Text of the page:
In the interests of self-disclosure, I have on occasion celebrated Mass facing away from the people, in all cases in Italy, where there are glorious high altars and puny post-Vatican II altars. I did this after a brief catechesis with a group of pilgrims. I asked the people afterwards how this “felt,” and many were fine with it.

But all in all, I think Mass facing the people should remain the norm. As Cardinal Ratzinger said some years ago, it would be unwise to change the post-Vatican II practice now. It would cause confusion and irritation.

So, I will not start celebrating Mass facing away from the people on the first Sunday of Advent.

Msgr. Mannion is pastor emeritus of St. Vincent de Paul Catholic Church in Salt Lake City. Reprinted by permission of Catholic News Agency.

 

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56 comments

  1. You say “Proponents of this practice also argue that the concern is not to celebrate Mass facing away from the people, or to have the priest celebrate Mass with his back to the people, but to create a situation in which priest and people pray together in the same direction.”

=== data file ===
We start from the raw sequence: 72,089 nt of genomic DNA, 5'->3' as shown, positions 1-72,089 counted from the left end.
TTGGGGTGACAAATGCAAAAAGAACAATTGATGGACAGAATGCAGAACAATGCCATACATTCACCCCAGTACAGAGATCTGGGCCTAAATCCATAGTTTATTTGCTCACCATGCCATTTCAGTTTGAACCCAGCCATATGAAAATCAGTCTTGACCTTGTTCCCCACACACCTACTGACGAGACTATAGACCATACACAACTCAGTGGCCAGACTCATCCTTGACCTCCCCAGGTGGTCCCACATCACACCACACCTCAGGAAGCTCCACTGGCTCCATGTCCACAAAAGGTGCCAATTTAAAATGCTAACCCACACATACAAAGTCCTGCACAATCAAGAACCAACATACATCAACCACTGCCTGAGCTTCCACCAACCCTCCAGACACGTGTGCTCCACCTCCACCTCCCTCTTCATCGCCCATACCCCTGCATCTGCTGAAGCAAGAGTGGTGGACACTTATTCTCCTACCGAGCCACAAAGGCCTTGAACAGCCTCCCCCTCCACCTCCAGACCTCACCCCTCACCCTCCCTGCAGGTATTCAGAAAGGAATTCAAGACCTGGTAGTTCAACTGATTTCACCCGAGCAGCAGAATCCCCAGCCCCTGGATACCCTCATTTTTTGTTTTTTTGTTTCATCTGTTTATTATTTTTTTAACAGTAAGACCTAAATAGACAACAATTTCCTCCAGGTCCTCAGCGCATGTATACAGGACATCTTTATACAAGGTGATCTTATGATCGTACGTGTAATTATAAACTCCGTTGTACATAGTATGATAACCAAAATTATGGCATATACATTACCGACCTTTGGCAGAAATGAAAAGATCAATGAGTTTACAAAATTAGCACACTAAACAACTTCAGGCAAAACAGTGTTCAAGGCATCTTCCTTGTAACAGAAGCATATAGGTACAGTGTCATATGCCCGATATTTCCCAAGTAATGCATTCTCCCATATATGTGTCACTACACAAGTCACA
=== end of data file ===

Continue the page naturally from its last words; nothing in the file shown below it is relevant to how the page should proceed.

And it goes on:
Exactly, which is why “Mass facing away from the people” isn’t a wise way to describe the practice unless you just want to purposefully make it sound bad and therefore shut down the conversation. Now, you do indeed treat the subject with fairness and sympathy, even though you ultimately side with Mass facing the people, but I would propose “Mass facing the same direction as the people,” or “Mass facing with the people” as less charged alternatives. There are other less sympathetic folks, for whom actively misleading people is not a problem, who would happily jump on board with a negative way of branding the practice because it acts as a convenient substitute for a real argument.

      1. @Todd Flowerday:
        Then simply use “ad orientem” or perhaps “liturgical east,” but otherwise we’ll need to settle on terms that are close to being accurate, even if they are not totally accurate. I would only ask that any such term be strictly neutral or positive, since that makes people open to real discussion. Anyone who can’t use positive terms for things they don’t like (that are not objectively wrong) simply isn’t worth listening to. Otherwise I see no reason why we shouldn’t describe versus populum as “Mass performing in front of the people” or “Mass with the priest’s back to God” (where a tabernacle is present) since both can be argued to be technically correct in some way, even though they are in fact wildly inaccurate portrayals that I dislike, even though I think ad orientem is in fact better.